Whether or not IVR fully embraces the Internet ASP model, three important technological advances are radically changing what it means to use a telephone as a computer terminal (which is, bottom line, what IVR "means"). First, the computer is becoming a much better listener. At long last, the machine understands when you just plain talk to it (see the sidebar, "Somebody's Finally Listening"). Second, DSPs look like they're going to move to the edge of the network, right out to the computer motherboard on the average corporate desktop, and this at the same time that IP telephony is poised to change our notion of how and when we need to route a call through a DSP. Finally, the architecture of IVR application software itself is changing, embracing the same component and markup language frameworks that have revolutionized both the desktop and the Internet over the past few years.

Telera, For Example

There's probably no more forceful proponent of the new IVR than Prem Uppaluru, president and CEO of Telera (Campbell, CA - 408-626-6800, www.telera.com). That's because Telera, which made its formal debut last March, has spent two years building a nationwide network for distributed IVR and call control. Telera's business model is an ASP model and Uppalura doesn't pull punches when it comes to arguing that the new technologies shaping IVR are going to make ASP models more attractive to corporate customers. Uppaluru puts it bluntly: "We believe the world of premise-based IVR is over. It just doesn't add enough value."

"What we see is that in the next few years, all businesses that have IVR need to start looking at how they are going to develop IVR that handles speech recognition and multiple channels of communication. And businesses want to focus on core competence rather than on managing their own infrastructure." Businesses are going to look for the best way to get the converged infrastructures they need, Uppaluru argues, "and they're going to decide that a managed service offering is the right choice."

Uppaluru divides IVR into two basic kinds of applications. The first kind is what might be called "traditional" IVR - it's the self-service sort of application that delivers information like bank balances. The other kind of IVR is used for intercepting calls before they reach a call center, asking the caller some questions, and routing the call appropriately before a customer rep gets involved. This "pre-routing" IVR application, Uppaluru argues, logically belongs out in the network, "in front" of the call center. To get IVR apps positioned this way, companies almost have no choice but to outsource.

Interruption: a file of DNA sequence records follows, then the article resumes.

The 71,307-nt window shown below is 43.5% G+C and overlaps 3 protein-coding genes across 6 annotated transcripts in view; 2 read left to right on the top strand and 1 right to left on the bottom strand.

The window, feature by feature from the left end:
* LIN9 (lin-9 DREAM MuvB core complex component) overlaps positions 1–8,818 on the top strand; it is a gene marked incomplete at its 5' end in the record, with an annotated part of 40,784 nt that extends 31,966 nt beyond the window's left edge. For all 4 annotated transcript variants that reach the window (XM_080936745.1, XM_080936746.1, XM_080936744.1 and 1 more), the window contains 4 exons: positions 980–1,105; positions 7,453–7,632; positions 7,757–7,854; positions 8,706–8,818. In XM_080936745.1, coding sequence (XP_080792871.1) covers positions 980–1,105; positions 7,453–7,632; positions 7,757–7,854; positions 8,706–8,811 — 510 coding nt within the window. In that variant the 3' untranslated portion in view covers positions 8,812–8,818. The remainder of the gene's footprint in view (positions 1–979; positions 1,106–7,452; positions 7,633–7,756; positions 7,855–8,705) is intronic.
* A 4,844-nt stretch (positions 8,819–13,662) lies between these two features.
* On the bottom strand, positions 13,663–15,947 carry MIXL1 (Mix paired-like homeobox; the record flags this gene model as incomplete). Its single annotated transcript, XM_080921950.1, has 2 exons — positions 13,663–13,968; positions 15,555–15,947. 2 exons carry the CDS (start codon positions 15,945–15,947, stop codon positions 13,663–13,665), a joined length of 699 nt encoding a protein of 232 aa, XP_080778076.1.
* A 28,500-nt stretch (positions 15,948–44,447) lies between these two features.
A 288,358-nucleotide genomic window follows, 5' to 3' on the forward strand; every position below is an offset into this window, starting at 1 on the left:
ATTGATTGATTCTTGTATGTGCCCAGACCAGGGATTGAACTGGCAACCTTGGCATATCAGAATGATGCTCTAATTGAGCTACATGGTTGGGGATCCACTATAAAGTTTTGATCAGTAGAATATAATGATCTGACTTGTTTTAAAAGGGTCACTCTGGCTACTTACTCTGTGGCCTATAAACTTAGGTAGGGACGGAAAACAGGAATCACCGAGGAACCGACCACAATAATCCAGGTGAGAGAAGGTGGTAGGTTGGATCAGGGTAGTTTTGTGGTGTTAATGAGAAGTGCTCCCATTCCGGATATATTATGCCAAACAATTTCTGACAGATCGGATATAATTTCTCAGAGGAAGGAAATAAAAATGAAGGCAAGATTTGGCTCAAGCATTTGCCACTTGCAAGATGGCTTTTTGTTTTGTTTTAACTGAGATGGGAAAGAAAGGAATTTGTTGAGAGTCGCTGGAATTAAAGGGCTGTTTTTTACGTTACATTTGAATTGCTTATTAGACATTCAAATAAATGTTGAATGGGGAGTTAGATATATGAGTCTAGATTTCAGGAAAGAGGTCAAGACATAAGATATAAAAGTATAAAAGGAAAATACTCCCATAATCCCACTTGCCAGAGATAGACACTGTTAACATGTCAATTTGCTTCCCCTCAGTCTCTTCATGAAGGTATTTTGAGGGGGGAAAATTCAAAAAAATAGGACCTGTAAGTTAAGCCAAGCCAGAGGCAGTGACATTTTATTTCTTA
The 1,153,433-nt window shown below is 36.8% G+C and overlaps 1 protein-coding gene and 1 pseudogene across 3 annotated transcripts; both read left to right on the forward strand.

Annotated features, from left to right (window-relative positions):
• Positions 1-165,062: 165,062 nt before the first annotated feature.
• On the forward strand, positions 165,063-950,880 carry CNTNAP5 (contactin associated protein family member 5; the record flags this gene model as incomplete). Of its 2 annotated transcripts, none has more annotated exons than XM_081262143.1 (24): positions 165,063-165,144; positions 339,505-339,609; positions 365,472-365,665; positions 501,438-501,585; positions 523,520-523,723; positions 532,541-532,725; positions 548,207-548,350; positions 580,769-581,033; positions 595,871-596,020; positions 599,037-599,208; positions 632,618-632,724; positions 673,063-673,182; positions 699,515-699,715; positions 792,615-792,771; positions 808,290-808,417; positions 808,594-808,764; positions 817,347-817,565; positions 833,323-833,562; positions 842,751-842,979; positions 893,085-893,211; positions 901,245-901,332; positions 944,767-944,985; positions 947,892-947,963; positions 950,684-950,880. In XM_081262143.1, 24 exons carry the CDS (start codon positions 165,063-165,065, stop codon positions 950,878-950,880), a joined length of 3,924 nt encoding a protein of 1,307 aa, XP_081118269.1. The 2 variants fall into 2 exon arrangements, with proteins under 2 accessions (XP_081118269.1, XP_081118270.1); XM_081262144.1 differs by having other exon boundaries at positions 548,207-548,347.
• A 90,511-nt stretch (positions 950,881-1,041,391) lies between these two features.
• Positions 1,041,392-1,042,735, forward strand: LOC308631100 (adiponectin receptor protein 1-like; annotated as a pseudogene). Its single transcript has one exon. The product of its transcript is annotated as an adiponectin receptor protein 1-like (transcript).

To accomplish the network distribution of IVR that is the ASP's value proposition, Telera has built its own secure IP VPN atop Qwest's national network. At points throughout this network, Telera has positioned what it calls Intelligent Communications Servers (ICSs), with each ICS located near major telephone central offices. These ICSs are analogous to dialup ISP points of presence (POPs).

The ICS is used to interrupt the normal sequence of call completion for calls to a Telera client's 800 number. Normally, of course, SMS/800 would route the call to a long-haul carrier and then to the client's call center. Telera, however, is a "responsible organization" of the sort spelled out in the 1996 Telecommunications Act, and can therefore create entries in the 800 number routing tables maintained by each LATA. Telera's entries route a client's 800 number calls to their nearest Telera POP.

It's at this moment, when the call doesn't wind up on a long distance trunk, that Telera gets interesting to an enterprise - because this call's termination point is at the ICS and it has not yet started accruing long-distance tolls. The longer the call remains at the local ICS, the more money Telera saves its clients. You can split hairs here and take note of the fact that Telera currently only has a half dozen POPs and that many of the calls are, in fact, backhauled over (shorter) long-distance routes. But the principle holds - the backhaul cost is lower than completion to the call center.

The trick to keeping the call at the ICS is making the ICS smart enough to handle at least part of the call (though at appropriate moments, of course, the ICS will route the call to the appropriate call center). This means distributing some of the intelligence that an enterprise would normally build into a centralized IVR system out to the edges (relatively speaking) of the network, where the ICSs reside. To get the intelligence it needs, the ICS uses Telera's IP VPN to contact a central Network Control Server (NCS). While the phone call is still ringing at the ICS, the NCS receives call information and gives instructions to the ICS about whether and how to answer the call. The ICS is also pointed to a web server, where the enterprise in question has stored a description of its IVR call flows (see Figure 1).

Page [1]  [2]  [3]  [4]  [5]  [6]  [7Next Page